Russell and Duenes

Hard O.T. Texts: Not Eating Shrimp

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God’s teaching about clean and unclean foods appears specifically in Leviticus 11 and Deuteronomy 14. In populist evangelical theology, we commonly hear that God prohibited the Israelites from eating certain kinds of foods because God knew such foods were unhealthy, even if the Israelites did not. Thus, God was looking out for their good in this way. This may have been true, as far as it goes, seeing that everything that God commands is for the good of human beings. But as I said regarding menstrual laws, there is no mention in the text of health concerns, so we can say nothing in its favor as a justification for these laws.

I think we can also rule out the idea that God commanded against certain foods because there was something inherently immoral or spiritually corrupt about eating any particular kind of animal or creature. If such were the case, Jesus could not have declared all foods to be clean. The New Testament makes it clear that ultimately, eating food itself is not a spiritual issue. Certainly there are contexts and practices surrounding food that can make its eating sinful, but there is nothing sinful about eating the food itself. That being said, we should see these food laws as one more reminder from God that this world is cursed because of our sin. Things are not “normal” as they should be. We are spiritually impure and unclean from before our birth. The food laws are meant to give an external testament to our spiritual reality. In other words, God’s laws make avoiding uncleanness impossible, and thus show us that we cannot escape our sin and brokenness by our own natural inclinations and practices. We need a savior (Walter A. Elwell, ed., Evangelical Dictionary of Biblical Theology, [Grand Rapids: Baker, 1996], 100.).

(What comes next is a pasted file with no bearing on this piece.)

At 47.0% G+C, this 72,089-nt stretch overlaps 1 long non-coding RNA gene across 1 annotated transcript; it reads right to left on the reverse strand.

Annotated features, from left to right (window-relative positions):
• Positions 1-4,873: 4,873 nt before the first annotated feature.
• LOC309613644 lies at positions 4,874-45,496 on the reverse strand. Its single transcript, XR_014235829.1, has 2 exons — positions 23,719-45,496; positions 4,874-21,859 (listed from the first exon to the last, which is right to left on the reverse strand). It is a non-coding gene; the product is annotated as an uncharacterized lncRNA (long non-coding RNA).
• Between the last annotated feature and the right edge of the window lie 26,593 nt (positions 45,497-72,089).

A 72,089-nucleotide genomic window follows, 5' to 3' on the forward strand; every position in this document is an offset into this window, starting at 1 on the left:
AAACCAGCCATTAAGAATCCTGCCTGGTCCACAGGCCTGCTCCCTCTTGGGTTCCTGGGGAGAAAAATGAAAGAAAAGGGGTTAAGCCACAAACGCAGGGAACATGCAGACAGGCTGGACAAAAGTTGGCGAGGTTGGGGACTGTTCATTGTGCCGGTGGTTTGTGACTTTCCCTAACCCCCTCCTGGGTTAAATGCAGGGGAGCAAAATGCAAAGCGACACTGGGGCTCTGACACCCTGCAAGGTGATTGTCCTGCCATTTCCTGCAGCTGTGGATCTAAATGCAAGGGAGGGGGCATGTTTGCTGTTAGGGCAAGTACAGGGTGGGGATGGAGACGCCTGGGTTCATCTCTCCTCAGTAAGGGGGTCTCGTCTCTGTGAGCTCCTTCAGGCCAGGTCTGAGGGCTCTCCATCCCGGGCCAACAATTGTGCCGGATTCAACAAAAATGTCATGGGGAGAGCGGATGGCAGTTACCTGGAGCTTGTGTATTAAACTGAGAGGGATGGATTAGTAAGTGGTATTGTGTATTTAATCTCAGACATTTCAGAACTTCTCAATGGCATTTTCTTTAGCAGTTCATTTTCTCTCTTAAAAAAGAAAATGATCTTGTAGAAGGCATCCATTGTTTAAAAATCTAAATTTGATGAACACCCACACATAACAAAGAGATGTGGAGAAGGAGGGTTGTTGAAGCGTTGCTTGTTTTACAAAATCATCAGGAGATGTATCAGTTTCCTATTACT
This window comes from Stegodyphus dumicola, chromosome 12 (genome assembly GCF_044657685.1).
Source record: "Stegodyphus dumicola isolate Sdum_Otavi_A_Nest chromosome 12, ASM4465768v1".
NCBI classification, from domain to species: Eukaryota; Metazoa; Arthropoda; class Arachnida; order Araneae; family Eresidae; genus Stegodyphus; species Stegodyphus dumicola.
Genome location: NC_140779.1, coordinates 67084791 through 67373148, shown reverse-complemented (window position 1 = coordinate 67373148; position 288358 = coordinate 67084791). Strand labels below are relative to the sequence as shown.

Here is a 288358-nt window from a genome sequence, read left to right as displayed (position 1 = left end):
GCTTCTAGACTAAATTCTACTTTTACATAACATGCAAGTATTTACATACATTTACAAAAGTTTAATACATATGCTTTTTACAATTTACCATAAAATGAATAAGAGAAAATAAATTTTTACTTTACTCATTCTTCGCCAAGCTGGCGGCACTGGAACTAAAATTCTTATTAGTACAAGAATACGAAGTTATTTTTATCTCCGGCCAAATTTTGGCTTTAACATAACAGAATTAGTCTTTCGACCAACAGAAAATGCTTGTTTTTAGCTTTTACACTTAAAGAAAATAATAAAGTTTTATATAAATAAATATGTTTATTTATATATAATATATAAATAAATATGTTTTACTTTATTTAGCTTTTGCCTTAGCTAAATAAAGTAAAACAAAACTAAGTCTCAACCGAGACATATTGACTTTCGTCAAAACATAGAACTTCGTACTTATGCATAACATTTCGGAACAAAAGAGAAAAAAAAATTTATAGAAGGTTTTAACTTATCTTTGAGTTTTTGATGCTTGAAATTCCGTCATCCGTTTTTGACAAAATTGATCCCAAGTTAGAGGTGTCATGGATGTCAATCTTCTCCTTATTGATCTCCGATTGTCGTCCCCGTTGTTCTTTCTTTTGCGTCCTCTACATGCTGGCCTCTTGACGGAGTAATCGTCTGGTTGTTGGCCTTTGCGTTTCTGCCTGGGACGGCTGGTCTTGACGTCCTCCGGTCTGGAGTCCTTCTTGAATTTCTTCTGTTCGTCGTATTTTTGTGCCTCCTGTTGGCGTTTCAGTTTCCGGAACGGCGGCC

Once again we have to consider the larger legal context for all of God’s laws. His laws are an expression of his holy and righteous character and, as such, they are concerned with showing forth God’s holiness in the practices of his people. They are also a display of his mercy. In Leviticus 10:10, God says, “You are to distinguish between the holy and the common, and between the unclean and the clean.” In Deuteronomy 14, God begins by reminding the people that “you are the children of the LORD your God…For you are a people holy to the LORD your God, and the LORD has chosen you to be a people for his treasured possession, out of all the peoples who are on the face of the earth” (vs.1-2). This is the banner over all of the food laws. As Paul R. House says, “Yahweh has chosen Israel to honor God among the nations by being different than other peoples. The goal is for them to stand out, not be absorbed by, the cultural setting to which they are going” (Old Testament Theology, IVP, 184).

But having said this, Gordon J. Wenham gives a good caution: “In general the Canaanites sacrificed the same general range of animals as Israel. Why were they not declared unclean? In particular, why was the bull not prohibited in the OT, since it was an important cultic animal in both Egyptian and Canaanite ritual?” (Leviticus, 167)